Cambridge Dictionaries online Cambridge Dictionaries online

The most popular online dictionary and thesaurus for learners of English

Chinese (Traditional) translation of “window”

window

noun (GLASS)
玻璃
 
 
/ˈwɪn.dəʊ/ US  /-doʊ/
[C] a space usually filled with glass in the wall of a building or in a vehicle, to allow light and air in and to allow people inside the building to see out
窗,窗戶,窗口
Is it all right if I open/close the window?
我打開/關上窗戶可以嗎?
He caught me staring out of the window.
他看到我正在向窗外凝視。
I saw a child's face at the window.
我看到視窗有一張孩子的臉。
She's got some wonderful plants in the window (= on a surface at the bottom of the window).
她窗臺上擺了些奇妙的植物。
I was admiring the cathedral's stained-glass windows.
我正在欣賞大教堂裡的彩色玻璃窗。
Have you paid the window cleaner (= person whose job is to clean the outside of windows)?
你付給擦窗戶的工人工錢了嗎?
window frames
窗框
a window ledge
窗臺
Windows and parts of windows
[S] literary something that makes it possible for you to see and learn about a situation or experience that is different from your own
(讓人瞭解其他情況或經歷的)視窗
The film provides a window on the immigrant experience.
這部影片提供了一個瞭解移民經歷的視窗。
Opportunity Freedom to act
[C] a transparent rectangle on the front of an envelope, through which you can read the address written on the letter inside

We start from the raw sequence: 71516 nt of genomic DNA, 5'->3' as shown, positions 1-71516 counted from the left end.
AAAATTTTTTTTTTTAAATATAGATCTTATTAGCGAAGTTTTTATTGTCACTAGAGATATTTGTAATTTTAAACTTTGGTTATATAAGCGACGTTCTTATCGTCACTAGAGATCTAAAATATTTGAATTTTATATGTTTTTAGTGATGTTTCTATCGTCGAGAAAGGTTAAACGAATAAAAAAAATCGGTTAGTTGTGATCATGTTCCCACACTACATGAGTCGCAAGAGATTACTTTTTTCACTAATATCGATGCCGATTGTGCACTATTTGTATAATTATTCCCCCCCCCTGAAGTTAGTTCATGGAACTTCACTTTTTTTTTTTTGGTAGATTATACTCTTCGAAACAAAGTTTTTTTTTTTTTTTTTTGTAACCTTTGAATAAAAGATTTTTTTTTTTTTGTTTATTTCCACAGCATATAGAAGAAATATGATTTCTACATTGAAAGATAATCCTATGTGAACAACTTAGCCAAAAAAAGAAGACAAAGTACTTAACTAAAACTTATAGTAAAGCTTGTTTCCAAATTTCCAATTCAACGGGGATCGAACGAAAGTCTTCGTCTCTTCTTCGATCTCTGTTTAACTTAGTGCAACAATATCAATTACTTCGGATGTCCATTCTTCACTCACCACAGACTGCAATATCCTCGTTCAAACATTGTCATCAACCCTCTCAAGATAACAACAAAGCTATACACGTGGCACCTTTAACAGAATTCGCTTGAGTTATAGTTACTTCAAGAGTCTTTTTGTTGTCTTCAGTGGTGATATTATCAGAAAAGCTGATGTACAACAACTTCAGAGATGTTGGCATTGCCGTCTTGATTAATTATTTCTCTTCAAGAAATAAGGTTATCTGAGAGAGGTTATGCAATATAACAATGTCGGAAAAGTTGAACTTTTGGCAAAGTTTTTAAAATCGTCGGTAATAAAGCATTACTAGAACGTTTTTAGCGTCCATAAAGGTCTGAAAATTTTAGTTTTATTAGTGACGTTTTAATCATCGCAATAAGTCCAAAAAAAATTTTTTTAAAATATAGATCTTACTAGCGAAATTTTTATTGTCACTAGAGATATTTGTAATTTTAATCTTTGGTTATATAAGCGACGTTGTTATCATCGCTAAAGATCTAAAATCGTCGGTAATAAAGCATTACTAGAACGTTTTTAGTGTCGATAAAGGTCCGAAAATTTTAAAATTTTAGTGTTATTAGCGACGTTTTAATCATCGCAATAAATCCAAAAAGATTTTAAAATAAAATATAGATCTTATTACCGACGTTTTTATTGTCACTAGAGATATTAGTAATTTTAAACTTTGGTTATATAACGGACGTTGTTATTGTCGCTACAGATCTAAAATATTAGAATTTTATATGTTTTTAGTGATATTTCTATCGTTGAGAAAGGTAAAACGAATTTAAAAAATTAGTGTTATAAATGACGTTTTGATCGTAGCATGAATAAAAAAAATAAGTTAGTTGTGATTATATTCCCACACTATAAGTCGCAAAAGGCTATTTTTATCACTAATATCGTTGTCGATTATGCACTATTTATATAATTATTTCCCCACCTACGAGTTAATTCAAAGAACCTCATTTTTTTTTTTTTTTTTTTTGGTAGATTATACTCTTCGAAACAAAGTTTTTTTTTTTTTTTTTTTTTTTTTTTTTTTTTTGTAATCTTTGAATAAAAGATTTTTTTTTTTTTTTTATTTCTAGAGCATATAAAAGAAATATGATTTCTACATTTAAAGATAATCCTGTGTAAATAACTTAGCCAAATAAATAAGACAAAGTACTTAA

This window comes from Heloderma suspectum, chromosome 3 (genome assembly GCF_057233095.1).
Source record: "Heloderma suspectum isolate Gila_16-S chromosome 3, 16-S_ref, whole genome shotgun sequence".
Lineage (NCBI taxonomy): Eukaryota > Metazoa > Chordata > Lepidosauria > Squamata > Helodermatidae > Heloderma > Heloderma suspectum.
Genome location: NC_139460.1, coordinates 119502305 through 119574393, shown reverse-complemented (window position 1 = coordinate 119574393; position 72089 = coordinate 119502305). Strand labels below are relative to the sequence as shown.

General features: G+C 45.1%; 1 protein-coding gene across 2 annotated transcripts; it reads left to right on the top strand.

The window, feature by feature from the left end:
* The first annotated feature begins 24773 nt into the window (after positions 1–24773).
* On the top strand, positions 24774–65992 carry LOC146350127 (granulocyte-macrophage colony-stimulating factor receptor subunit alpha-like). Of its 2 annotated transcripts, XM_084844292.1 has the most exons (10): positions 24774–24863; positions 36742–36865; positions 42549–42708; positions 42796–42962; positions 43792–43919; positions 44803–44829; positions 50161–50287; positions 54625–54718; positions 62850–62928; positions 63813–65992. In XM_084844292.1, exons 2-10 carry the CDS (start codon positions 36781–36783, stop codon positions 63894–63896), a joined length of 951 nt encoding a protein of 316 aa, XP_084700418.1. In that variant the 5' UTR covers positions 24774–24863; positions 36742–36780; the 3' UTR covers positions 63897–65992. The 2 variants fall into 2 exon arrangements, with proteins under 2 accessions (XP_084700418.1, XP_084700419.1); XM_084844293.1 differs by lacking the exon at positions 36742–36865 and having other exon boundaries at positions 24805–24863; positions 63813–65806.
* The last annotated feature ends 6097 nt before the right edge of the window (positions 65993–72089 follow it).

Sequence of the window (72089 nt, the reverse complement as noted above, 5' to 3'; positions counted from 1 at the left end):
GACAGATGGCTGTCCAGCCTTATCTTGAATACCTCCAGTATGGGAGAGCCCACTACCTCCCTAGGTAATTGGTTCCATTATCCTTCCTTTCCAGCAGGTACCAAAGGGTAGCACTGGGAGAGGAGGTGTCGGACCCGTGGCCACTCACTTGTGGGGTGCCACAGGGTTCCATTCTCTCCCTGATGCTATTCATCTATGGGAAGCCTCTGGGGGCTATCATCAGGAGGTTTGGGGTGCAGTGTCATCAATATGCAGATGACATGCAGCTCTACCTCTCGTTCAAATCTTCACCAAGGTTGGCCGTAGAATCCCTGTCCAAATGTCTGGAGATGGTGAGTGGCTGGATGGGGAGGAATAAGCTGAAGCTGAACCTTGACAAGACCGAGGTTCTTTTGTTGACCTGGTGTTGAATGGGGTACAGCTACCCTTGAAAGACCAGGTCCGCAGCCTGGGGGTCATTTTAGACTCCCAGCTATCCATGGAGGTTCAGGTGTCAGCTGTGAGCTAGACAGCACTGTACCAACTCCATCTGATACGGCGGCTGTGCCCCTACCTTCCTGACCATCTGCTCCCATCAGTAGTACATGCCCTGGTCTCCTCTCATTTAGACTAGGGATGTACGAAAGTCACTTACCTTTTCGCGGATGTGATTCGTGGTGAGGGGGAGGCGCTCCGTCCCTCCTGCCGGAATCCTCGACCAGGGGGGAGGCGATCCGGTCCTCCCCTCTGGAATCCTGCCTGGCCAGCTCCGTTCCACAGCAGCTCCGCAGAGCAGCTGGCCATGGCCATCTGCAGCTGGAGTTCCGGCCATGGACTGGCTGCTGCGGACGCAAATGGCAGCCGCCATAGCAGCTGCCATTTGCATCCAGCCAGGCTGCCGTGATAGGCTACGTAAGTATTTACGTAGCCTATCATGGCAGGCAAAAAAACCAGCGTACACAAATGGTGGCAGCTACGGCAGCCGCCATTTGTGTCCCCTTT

(信封上的)透明紙窗
The postal system
[C] the decorative arrangement of goods behind the window at the front of a shop, in addition to the window itself
(商店的)陳列窗口,櫥窗
How much is the jacket in the window?
櫥窗裡的那件外套多少錢?
The shop windows are wonderful around Christmas time.
聖誕節期間商店的櫥窗非常漂亮。
Parts of shops, shop fittings and retail activities
(Definition of window noun (GLASS) from the Cambridge English-Chinese (Traditional) Dictionary © Cambridge University Press)
Add Cambridge dictionaries to your browser to your website

Definitions of “window” in other dictionaries

Word of the Day

bright spark

a person who is intelligent, and full of energy and enthusiasm

Word of the Day

Highly delighted, bitterly disappointed, ridiculously cheap: adverbs for emphasis.

by Liz Walter,
October 22, 2014
We often make adjectives stronger by putting an adverb in front of them. The most common ones are very and, for a stronger meaning, extremely: He was very pleased. The ship is extremely large. However, we don’t use very or extremely for adjectives that already have a strong meaning, for example fantastic,

Read More 

life tracking noun

October 20, 2014
the use of one or more devices or apps to monitor health, exercise, how time is spent, etc.

Read More